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Title: Ion ejection from a permanent-magnet mini-helicon thruster

Abstract

A small helicon source, 5 cm in diameter and 5 cm long, using a permanent magnet (PM) to create the DC magnetic field B, is investigated for its possible use as an ion spacecraft thruster. Such ambipolar thrusters do not require a separate electron source for neutralization. The discharge is placed in the far-field of the annular PM, where B is fairly uniform. The plasma is ejected into a large chamber, where the ion energy distribution is measured with a retarding-field energy analyzer. The resulting specific impulse is lower than that of Hall thrusters but can easily be increased to relevant values by applying to the endplate of the discharge a small voltage relative to spacecraft ground.

Authors:
 [1]
  1. Electrical Engineering Department, University of California, Los Angeles 90095-1594 (United States)
Publication Date:
OSTI Identifier:
22303447
Resource Type:
Journal Article
Resource Relation:
Journal Name: Physics of Plasmas; Journal Volume: 21; Journal Issue: 9; Other Information: (c) 2014 AIP Publishing LLC; Country of input: International Atomic Energy Agency (IAEA)
Country of Publication:
United States
Language:
English
Subject:
70 PLASMA PHYSICS AND FUSION TECHNOLOGY; ELECTRIC POTENTIAL; ELECTRON SOURCES; ENERGY SPECTRA; IONS; MAGNETIC FIELDS; PERMANENT MAGNETS; PLASMA; PULSES; THRUSTERS

Citation Formats

Chen, Francis F. Ion ejection from a permanent-magnet mini-helicon thruster. United States: N. p., 2014. Web. doi:10.1063/1.4896238.
Chen, Francis F. Ion ejection from a permanent-magnet mini-helicon thruster. United States. doi:10.1063/1.4896238.
Chen, Francis F. Mon . "Ion ejection from a permanent-magnet mini-helicon thruster". United States. doi:10.1063/1.4896238.
@article{osti_22303447,
title = {Ion ejection from a permanent-magnet mini-helicon thruster},
author = {Chen, Francis F.},
abstractNote = {A small helicon source, 5 cm in diameter and 5 cm long, using a permanent magnet (PM) to create the DC magnetic field B, is investigated for its possible use as an ion spacecraft thruster. Such ambipolar thrusters do not require a separate electron source for neutralization. The discharge is placed in the far-field of the annular PM, where B is fairly uniform. The plasma is ejected into a large chamber, where the ion energy distribution is measured with a retarding-field energy analyzer. The resulting specific impulse is lower than that of Hall thrusters but can easily be increased to relevant values by applying to the endplate of the discharge a small voltage relative to spacecraft ground.},
doi = {10.1063/1.4896238},
journal = {Physics of Plasmas},
number = 9,
volume = 21,
place = {United States},
year = {Mon Sep 15 00:00:00 EDT 2014},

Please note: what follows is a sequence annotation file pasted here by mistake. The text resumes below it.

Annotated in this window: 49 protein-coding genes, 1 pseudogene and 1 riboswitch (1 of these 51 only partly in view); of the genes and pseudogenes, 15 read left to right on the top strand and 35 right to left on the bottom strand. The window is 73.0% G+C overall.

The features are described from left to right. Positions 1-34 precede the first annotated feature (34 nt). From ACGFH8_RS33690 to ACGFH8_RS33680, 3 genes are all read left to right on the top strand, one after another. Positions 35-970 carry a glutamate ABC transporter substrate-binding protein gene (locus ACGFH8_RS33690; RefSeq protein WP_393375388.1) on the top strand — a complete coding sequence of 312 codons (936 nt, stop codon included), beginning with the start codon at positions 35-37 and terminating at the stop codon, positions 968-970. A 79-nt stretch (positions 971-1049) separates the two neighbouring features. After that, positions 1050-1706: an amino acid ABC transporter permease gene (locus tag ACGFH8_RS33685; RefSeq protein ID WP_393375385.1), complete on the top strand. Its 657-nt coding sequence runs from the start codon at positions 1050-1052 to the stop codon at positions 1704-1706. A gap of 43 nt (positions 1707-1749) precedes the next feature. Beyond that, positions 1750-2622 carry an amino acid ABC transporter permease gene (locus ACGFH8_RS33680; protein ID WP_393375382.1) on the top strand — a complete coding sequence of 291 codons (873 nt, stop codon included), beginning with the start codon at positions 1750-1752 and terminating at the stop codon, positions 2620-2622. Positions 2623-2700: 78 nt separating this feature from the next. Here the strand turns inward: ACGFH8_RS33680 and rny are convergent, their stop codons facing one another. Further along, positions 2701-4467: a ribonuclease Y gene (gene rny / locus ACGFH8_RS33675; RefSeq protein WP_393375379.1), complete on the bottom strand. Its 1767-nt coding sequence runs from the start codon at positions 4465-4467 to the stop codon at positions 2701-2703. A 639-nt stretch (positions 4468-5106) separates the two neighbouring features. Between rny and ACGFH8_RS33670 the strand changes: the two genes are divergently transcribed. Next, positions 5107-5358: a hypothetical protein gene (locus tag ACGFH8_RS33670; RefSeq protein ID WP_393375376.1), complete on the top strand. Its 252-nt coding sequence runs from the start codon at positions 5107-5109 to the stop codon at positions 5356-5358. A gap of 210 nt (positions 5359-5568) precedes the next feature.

month = {Mon Sep 15 00:00:00 EDT 2014}
}
  • Direct thrust measurements of a permanent magnet helicon double layer thruster have been made using a pendulum thrust balance and a high sensitivity laser displacement sensor. At the low pressures used (0.08 Pa) an ion beam is detected downstream of the thruster exit, and a maximum thrust force of about 3 mN is measured for argon with an rf input power of about 700 W. The measured thrust is proportional to the upstream plasma density and is in good agreement with the theoretical thrust based on the maximum upstream electron pressure.
  • A compact helicon plasma source was developed as a millimeter-sized ion source for ion beam bioengineering. By employing a stacked arrangement of annular-shaped permanent magnets, a uniform axial magnetic flux density up to 2.8 kG was obtained. A cost effective 118 MHz RF generator was built for adjusting forward output power from 0 to 40 W. The load impedance and matching network were then analyzed. A single loop antenna and circuit matching elements were placed on a compact printed circuit board for 50 {Omega} impedance matching. A plasma density up to 1.1 x 10{sup 12} cm{sup -3} in the 10more » mm diameter tube under the magnetic flux density was achieved with 35 W applied RF power.« less
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  • A small helicon source is used to create dense plasma and inject it into a large chamber. A permanent magnet is used for the dc magnetic field (B-field), making the system very simple and compact. Though theory predicts that better antenna coupling will occur at 27.12 MHz, it was found that 13.56 MHz surprisingly gives even higher density due to practical effects not included in theory. Complete density n and electron temperature T{sub e} profiles are measured at three distances below the source. The plasma inside the source is also measured with a special probe, even under the antenna. Themore » density there is lower than expected because the plasma created is immediately ejected, filling the experimental chamber. The advantage of helicons over inductively coupled plasmas (with no B-field) increases with RF power. At high B-fields, edge ionization by the Trivelpiece-Gould mode can be seen. These results are useful for design of multiple-tube, large-area helicon sources for plasma etching and deposition because problems are encountered which cannot be foreseen by theory alone.« less
  • A current-free electric double layer is created in a helicon double layer thruster operating with xenon and compared to a recently developed theory. The Xe{sup +} ion beam formed by acceleration through the potential drop of the double layer is characterized radially using an electrostatic ion energy analyzer. For operating conditions of 500 W rf power, 0.07 mTorr gas pressure, and a maximum magnetic field of 125 G, the measured beam velocity is about 6 km s{sup -1}, the beam area is about 150 cm{sup 2}, and the measured beam divergence is less than 6 deg.